If the Miami Dolphins want Peyton Manning, they will need to hit him fast and hard on Friday morning. Stephen Ross needs to fly to Miami meet with Manning and start the rigorous task of getting him under contract. Manning who is expected to be released any day now will be paid a 28 million dollar roster bonus on March 8th if he is on the roster. Today is the 6th. Do the math.
For the Dolphins, the Manning situation will have lingering effects on their free agency push. Ben Volin of the Palm Beach Post had a great article today about the situation. Read it here. He talks about LBTE and NLBTE incentives that will have a direct impact on the Dolphins salary cap. If the league determines that the incentives are likely to be earned, LBTE, then the Dolphins cap number for Manning goes up…considerably. If they are deemed not likely to be earned, NLTBE, the cap number will stay low and the Dolphins will take a hit next year. Volin spells this out nicely with a sample contract to drive home his point, but it’s what he says early in his article that got my attention.
They’re not making any other big free agent offers until they complete negotiations with him and figure out how much of their cap space they must use on him.
This is precisely what I said in an article yesterday and Volin drives home the point with the above mentioned contract issues. The reality is this, the Miami Dolphins want Peyton Manning and until Manning is off the street, they are not likely to start looking at other free agents. In other words, their eggs are all in one basket.
There is a huge issue with this line of thinking if in fact that is what the Dolphins intentions are. If they pursue Manning past the March 13th start of free agency and end up losing him, they potentially could lose the opportunity to sign Matt Flynn, Reggie Nelson, or any other free agent they wish to target. Manning could use Miami’s interest to drive up the price from another team that he may have more interest in going to. This dance with Manning could set the Phins into a bad situation.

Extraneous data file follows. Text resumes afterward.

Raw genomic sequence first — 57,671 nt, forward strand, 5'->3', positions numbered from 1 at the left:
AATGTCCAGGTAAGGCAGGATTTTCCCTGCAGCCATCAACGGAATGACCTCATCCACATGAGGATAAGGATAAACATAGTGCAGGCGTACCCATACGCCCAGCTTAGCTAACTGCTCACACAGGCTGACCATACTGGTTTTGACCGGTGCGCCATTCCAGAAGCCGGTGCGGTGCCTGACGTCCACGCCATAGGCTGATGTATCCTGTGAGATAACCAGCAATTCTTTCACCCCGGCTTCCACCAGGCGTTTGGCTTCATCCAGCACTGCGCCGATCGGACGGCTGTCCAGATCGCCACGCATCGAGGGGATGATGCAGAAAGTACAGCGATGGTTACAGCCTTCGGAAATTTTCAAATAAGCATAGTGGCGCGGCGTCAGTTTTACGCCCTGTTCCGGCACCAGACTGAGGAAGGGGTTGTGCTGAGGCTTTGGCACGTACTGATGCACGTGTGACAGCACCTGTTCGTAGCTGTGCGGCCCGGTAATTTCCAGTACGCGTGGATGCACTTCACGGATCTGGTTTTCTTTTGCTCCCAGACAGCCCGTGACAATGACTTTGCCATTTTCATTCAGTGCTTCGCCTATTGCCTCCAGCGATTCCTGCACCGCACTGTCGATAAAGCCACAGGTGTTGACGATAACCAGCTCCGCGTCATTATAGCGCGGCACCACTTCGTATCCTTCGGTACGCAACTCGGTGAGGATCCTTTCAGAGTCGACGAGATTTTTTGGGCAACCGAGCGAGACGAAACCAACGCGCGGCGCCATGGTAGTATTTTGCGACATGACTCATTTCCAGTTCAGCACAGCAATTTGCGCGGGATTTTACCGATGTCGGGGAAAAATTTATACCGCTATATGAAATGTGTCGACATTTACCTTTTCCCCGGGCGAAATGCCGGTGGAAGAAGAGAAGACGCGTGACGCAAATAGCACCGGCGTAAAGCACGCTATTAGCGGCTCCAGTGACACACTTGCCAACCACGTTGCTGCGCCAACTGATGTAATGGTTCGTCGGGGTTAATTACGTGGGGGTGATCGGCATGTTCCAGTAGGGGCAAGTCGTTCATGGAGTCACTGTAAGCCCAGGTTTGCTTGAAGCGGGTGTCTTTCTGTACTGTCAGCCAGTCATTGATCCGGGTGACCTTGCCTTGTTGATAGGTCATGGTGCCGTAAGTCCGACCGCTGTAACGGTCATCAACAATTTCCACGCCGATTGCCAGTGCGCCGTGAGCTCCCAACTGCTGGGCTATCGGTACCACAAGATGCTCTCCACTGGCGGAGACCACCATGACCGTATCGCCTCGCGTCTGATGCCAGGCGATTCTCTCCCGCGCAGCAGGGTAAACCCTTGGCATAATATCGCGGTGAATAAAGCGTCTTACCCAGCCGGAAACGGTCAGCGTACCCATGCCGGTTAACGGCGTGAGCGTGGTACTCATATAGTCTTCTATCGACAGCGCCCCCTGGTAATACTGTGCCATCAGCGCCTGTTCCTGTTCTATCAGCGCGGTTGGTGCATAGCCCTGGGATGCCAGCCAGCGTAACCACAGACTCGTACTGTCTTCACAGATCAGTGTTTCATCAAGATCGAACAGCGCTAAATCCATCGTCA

For a second let’s assume the Dolphins pursuit of Manning comes up empty and by the time they realize they are not getting him Flynn is gone. Immediate attention turns to the number 8 pick in the draft. Will they take Ryan Tannehill? What if Tannehill is gone by 8? Will they trade up with St. Louis for RGIII? If the only option for the Dolphins is a trade up with St. Louis you can bet the price tag will be through the roof. Not that it isn’t already.
Volin mentions a CBA reference that is in regards to the LTBE and NLTBE wording.
“In the case of a Veteran who did not play during the prior season, in the event that the NFL and the NFLPA cannot agree as to whether such performance bonus is “likely to be earned,” such disputes shall be referred to the Impartial Arbitrator.”
This basically means that while the team is negotiating with Manning, they will have to know what category their contract would fall into. There is no timetable on that but it is usually rather quick according to a league source I spoke with this morning. The reason it matters, like Volin points out, if the incentives fall in the LTBE category, the team has a lot less money to spend elsewhere.
If Manning is released as expected he is a veteran free agent and there is no waiver period and no need for the league new year to roll around. Teams can immediately start negotiations with him. For the Dolphins, if they truly want Peyton Manning, they could have their QB situation taken care of well in advance of the start of free agency. They will however, have to move fast to get Manning the best deal possible in the shortest amount of time.
Take a moment and head over to the PBP and read Volin’s article. It’s will give you a good understanding of the LTBE and NLTBE formats and how they reflect salary cap num